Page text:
As previously said, this circuit is not a PIC programmer, but it can be easily interfaced with one of the many programmers you can find, allowing you not to remove the microcontroller from the board (in-system programming).
Compared to the version 1.1, connection also to LVP programmers is now supported; besides this characteristic, it is of course possible to work both with chips with the LVP bit set (just a switch need to be set) and with the LVP bit not set; it is of course possible to interface the board with traditional programmers (12 V on /MCLR), the most part, I would say.
The D.B. is built on a double side board, so realizing it is not the simplest thing in the world; besides, taking a look at the layout, you can easily recognize that it was the only way to make it, unless one had decided to insert dozens bridges.

NOTE: the images of the layout and the schematics further on this page are at low resolution, for obvious problems concerning the time needed to load this page, but their links point to better resolution images. When you click on a link of an image (i.e. the layout) and a new window opens, I suggest you not to close it, as it could be useful to take a look at it while reading this page and in particular for the examples that are further described.

While designing this circuit I tried to realize a versatile circuit and, in the same time, I also pursued the possibility to mount only the components one wish, making this D.B. a not expensive one.
It is of course possible to mount later a part or all the components not soldered at first.
The version here described is the 1.2, completed in February 2003.

Images needed to realize the circuit

If you wish to realize the Development Board (after reading, in particular, the “Acknowledgement and disclaimers” section), you can find here the links to save the images you need (at 300 dpi), reachable anyway in other points of this page. Advices for printing in the layout printing section further.

Copper side layout at 300 dpi (316 KB)
Components side layout at 300 dpi (178 KB)
Components placement (silkscreen) at 300 dpi (131 KB)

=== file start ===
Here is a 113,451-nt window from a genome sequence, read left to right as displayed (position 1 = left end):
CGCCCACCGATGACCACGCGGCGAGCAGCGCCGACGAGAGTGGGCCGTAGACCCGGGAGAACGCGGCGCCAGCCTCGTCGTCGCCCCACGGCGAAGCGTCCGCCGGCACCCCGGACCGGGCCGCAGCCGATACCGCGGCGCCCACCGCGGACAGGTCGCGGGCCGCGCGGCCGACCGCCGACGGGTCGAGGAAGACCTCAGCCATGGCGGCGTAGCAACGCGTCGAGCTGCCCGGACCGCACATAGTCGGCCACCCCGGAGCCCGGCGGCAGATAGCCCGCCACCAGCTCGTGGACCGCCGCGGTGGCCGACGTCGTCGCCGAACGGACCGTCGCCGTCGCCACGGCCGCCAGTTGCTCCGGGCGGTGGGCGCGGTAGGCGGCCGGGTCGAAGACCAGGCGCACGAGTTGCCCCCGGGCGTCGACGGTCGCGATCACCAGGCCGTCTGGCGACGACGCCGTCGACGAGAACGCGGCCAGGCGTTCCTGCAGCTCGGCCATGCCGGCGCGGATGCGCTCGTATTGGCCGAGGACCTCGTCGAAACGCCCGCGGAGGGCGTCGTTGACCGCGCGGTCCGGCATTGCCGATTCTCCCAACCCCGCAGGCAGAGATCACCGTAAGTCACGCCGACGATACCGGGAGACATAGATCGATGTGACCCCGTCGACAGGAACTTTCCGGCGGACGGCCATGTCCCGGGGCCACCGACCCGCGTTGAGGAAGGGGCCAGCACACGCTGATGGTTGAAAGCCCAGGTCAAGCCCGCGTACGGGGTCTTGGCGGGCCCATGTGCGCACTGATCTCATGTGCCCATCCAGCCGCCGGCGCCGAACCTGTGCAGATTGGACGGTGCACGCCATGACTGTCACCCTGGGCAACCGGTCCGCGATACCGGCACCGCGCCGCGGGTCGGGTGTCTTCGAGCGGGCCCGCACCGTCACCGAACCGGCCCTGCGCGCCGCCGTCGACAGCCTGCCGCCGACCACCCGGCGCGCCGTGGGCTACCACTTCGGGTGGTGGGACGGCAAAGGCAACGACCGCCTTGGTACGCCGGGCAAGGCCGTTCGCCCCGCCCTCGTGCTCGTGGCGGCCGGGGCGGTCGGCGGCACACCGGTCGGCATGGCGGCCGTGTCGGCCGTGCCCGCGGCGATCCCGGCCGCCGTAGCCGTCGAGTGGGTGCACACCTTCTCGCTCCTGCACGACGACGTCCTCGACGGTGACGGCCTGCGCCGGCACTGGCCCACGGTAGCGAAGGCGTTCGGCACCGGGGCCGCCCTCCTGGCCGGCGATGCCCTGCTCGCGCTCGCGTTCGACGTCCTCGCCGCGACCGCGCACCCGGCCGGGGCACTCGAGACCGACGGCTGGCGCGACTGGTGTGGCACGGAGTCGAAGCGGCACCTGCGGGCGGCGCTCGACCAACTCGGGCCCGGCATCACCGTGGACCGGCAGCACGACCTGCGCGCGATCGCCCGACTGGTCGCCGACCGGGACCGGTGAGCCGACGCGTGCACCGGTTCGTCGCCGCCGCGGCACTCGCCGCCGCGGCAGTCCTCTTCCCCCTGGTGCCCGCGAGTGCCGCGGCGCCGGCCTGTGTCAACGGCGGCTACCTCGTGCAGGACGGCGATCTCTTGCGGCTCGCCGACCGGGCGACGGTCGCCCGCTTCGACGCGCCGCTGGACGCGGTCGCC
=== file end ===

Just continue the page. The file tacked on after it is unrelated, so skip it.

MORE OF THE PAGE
Electrical schematic at 300 dpi (240 KB)
Components placement and track view at 300 dpi (465 KB) , or, still good quality,
Components placement and track view at 200 dpi (251 KB)

Why so many dip-switches?

I have choosen to use a switch for each pin that sometimes has to be insulated or connected to other particular pins (i.e., during programming), both to grant a safe insulation and because using 3-state buffers could not be so easy and they could have some electrical problems (i.e, /RESET and supply).

In any case, during the normal switch between use and programming, as an example when the software is being developed, to allow the chip to be programmed it is usually enough to carry out a few simple operations, not more than a few seconds, setting to OFF some switches of a few dip switches and those of another dip-switch to ON (others dip-switches can be left as they are). As soon as the chip is programmed, it is enough to carry out the inverse operation so having the PIC ready again and connected to the external world. In the section “Programming” operations to carry on are reported in details for the various kinds of programmers, their supply and the LVP bit of the PIC.


For more detail: PIC16F877 Development Board v. 1.2

About The Author

Ibrar Ayyub

I am an experienced technical writer holding a Master's degree in computer science from BZU Multan, Pakistan University. With a background spanning various industries, particularly in home automation and engineering, I have honed my skills in crafting clear and concise content. Proficient in leveraging infographics and diagrams, I strive to simplify complex concepts for readers. My strength lies in thorough research and presenting information in a structured and logical format.